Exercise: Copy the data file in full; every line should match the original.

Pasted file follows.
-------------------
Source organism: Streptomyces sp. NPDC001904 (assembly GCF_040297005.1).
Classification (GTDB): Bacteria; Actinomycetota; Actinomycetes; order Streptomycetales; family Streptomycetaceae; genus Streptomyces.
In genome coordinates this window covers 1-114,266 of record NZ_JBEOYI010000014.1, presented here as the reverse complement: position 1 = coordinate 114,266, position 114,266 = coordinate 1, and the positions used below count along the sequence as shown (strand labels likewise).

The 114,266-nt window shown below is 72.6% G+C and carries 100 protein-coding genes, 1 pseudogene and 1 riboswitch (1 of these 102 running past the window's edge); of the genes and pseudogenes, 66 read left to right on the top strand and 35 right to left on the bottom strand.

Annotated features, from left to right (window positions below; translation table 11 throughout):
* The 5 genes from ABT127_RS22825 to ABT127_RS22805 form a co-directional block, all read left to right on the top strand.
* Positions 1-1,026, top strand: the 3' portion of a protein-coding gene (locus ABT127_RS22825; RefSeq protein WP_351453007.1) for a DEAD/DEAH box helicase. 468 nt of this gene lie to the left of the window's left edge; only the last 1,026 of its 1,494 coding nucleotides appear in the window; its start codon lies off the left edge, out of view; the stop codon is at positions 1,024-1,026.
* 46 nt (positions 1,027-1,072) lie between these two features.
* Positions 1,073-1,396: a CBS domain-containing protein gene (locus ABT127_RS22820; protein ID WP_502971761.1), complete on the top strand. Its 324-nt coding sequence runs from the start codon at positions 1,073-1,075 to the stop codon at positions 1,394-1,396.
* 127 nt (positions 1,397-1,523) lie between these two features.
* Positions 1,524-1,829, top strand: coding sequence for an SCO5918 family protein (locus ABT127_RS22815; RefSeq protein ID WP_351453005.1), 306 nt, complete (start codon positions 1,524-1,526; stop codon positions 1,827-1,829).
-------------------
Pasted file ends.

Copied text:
Source organism: Streptomyces sp. NPDC001904 (assembly GCF_040297005.1).
Classification (GTDB): Bacteria; Actinomycetota; Actinomycetes; order Streptomycetales; family Streptomycetaceae; genus Streptomyces.
In genome coordinates this window covers 1-114,266 of record NZ_JBEOYI010000014.1, presented here as the reverse complement: position 1 = coordinate 114,266, position 114,266 = coordinate 1, and the positions used below count along the sequence as shown (strand labels likewise).

The 114,266-nt window shown below is 72.6% G+C and carries 100 protein-coding genes, 1 pseudogene and 1 riboswitch (1 of these 102 running past the window's edge); of the genes and pseudogenes, 66 read left to right on the top strand and 35 right to left on the bottom strand.

Annotated features, from left to right (window positions below; translation table 11 throughout):
* The 5 genes from ABT127_RS22825 to ABT127_RS22805 form a co-directional block, all read left to right on the top strand.
* Positions 1-1,026, top strand: the 3' portion of a protein-coding gene (locus ABT127_RS22825; RefSeq protein WP_351453007.1) for a DEAD/DEAH box helicase. 468 nt of this gene lie to the left of the window's left edge; only the last 1,026 of its 1,494 coding nucleotides appear in the window; its start codon lies off the left edge, out of view; the stop codon is at positions 1,024-1,026.
* 46 nt (positions 1,027-1,072) lie between these two features.
* Positions 1,073-1,396: a CBS domain-containing protein gene (locus ABT127_RS22820; protein ID WP_502971761.1), complete on the top strand. Its 324-nt coding sequence runs from the start codon at positions 1,073-1,075 to the stop codon at positions 1,394-1,396.
* 127 nt (positions 1,397-1,523) lie between these two features.
* Positions 1,524-1,829, top strand: coding sequence for an SCO5918 family protein (locus ABT127_RS22815; RefSeq protein ID WP_351453005.1), 306 nt, complete (start codon positions 1,524-1,526; stop codon positions 1,827-1,829).